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Course Hero, "The Adventures of Huckleberry Finn Study Guide," October 27, 2016, accessed December 18, 2017, https://www.coursehero.com/lit/The-Adventures-of-Huckleberry-Finn/.

The Adventures of Huckleberry Finn | Chapter 33 | Summary

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Summary

On his way into town Huck finds Tom Sawyer who at first thinks he is seeing a ghost. After Huck convinces Tom that he is not a ghost, he explains the situation. He tells Tom about helping Jim but does not want to discuss it. He does ask for help and Tom agrees, which shocks Huck.

Tom comes to the Phelps farm after Huck returns and introduces himself as William Thompson and tells a long story. During dinner he gets up and kisses Aunt Sally who is very upset by this. Tom acts surprised and says everyone said she would want him to. Aunt Sally is confused. Finally Tom reveals he is Sid, her other nephew and Tom's brother.

Huck is anxious to hear about Jim but does not ask. During dinner one of the children asks about going to a show. Uncle Silas says the runaway slave warned him about the show. Huck and Tom sneak out of the house. They catch each other up on what has been going on. They then see the duke and the king being driven through the streets tarred and feathered. Huck pities them.

Analysis

The majority of the book so far has focused on Huck's moral dilemma about whether or not to help Jim escape slavery. The decision to do so only happens with great thought and observation. Even so, Huck is convinced that people will look at him differently. However, he feels he already is viewed this way because of his role in society. He says to Tom, "I know what you'll say. You'll say it's dirty low-down business; but what if it is?—I'm low down." Huck believes he has nothing to lose by helping Jim, so answering to his conscience is more important.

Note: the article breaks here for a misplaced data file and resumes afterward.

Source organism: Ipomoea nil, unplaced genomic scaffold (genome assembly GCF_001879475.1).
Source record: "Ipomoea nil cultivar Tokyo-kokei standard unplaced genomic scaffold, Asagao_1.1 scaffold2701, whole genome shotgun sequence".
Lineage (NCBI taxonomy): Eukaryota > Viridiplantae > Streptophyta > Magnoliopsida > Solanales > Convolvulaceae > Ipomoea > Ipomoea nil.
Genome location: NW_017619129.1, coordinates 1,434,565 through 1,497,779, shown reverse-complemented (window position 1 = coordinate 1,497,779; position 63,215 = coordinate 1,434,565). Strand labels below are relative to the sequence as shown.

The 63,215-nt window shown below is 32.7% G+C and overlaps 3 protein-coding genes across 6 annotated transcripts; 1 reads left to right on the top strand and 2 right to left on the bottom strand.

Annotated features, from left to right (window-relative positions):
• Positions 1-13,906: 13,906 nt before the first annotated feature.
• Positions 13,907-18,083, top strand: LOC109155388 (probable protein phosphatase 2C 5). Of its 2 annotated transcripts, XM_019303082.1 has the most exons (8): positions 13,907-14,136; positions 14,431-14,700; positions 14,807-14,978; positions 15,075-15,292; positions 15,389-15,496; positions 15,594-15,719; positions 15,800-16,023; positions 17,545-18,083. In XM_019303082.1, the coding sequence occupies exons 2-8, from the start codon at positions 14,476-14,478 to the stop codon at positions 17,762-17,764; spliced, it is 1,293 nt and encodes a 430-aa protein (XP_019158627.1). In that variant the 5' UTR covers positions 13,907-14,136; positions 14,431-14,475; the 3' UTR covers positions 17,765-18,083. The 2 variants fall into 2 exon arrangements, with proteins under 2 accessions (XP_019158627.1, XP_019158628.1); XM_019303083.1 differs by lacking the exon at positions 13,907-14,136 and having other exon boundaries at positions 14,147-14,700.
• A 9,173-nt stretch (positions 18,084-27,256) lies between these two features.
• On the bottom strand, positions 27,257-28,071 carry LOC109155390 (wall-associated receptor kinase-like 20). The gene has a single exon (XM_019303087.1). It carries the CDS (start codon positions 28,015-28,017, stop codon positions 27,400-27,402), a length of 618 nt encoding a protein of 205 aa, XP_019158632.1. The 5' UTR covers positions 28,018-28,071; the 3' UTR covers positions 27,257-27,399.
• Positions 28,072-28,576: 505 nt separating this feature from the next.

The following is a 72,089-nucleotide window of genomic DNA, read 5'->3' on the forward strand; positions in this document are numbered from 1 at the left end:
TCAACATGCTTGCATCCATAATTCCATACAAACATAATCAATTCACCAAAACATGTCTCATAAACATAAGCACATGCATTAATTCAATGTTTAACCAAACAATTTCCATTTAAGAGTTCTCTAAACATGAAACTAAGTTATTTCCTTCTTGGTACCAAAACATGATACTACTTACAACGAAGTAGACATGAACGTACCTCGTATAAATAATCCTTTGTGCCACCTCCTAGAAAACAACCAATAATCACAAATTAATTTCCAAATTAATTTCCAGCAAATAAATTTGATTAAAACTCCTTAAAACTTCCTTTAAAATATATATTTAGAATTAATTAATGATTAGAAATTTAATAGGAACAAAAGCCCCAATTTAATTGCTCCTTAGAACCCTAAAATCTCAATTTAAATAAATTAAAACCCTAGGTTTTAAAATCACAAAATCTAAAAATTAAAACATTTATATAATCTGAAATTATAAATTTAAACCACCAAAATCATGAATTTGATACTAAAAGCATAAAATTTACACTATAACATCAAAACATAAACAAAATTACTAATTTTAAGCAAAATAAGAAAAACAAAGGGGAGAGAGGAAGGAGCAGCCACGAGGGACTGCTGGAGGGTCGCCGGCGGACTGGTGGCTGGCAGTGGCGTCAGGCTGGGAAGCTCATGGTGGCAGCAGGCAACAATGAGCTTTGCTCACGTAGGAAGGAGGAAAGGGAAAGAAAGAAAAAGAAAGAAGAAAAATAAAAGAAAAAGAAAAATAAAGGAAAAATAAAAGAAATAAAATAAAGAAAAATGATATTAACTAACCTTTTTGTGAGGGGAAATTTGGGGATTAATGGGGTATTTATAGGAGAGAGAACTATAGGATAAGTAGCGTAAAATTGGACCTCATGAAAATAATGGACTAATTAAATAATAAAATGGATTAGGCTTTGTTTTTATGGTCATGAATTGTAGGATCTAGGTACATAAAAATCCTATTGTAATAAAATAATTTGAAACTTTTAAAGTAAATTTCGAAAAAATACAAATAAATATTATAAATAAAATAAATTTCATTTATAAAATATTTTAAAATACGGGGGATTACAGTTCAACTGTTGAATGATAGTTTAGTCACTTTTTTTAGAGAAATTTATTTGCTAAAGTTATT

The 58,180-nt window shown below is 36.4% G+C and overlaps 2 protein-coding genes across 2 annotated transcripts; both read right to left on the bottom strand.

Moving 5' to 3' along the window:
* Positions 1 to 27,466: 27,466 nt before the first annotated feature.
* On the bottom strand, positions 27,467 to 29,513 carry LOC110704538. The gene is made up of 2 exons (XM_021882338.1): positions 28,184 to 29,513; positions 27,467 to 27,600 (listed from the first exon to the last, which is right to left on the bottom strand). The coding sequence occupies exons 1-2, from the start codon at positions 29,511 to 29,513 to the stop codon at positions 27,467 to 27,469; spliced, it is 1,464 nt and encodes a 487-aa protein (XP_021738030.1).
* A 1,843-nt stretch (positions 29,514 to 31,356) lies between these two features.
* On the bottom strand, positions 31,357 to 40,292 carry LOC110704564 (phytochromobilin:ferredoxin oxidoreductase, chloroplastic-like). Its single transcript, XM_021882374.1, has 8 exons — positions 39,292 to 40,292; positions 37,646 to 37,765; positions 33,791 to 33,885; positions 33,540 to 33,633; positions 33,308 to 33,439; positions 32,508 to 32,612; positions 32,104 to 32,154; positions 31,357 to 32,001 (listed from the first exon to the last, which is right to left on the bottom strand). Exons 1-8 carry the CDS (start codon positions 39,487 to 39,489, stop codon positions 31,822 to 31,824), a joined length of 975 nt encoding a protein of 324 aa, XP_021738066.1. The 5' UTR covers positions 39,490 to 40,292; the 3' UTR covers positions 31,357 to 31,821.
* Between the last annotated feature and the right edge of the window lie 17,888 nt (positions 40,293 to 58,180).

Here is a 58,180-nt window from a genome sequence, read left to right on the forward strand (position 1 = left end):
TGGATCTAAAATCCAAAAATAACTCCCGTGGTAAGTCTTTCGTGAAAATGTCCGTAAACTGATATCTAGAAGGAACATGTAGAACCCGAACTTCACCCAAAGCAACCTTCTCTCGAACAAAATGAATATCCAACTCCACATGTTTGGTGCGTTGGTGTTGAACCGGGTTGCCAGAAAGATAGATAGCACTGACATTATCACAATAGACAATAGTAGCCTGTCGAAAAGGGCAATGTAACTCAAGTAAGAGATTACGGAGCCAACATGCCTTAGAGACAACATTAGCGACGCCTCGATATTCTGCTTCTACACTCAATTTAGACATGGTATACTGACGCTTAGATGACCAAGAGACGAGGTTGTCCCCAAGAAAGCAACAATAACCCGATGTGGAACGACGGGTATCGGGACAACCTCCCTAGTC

On the other hand Tom is part of society. While he likes to act out the adventures he reads about, Tom also wants to be accepted by a society where slavery is the accepted standard. Therefore his willingness to help Jim is shocking. Huck says, "I'm bound to say Tom Sawyer fell considerable in my estimation. Only I couldn't believe it. Tom Sawyer a nigger-stealer!" It's ironic that Tom is lessened in Huck's eyes for his willingness to do the same thing that Huck is doing. Something is clearly amiss.

After seeing how the duke and the king are treated Huck says, "Human beings can be awful cruel to one another." While this may be true, the duke and the king are examples of people treating each other cruelly. Huck has seen their scams and people hurt by them, yet he expresses pity for the duke and the king. Huck's compassion and willingness to forgive are admirable.

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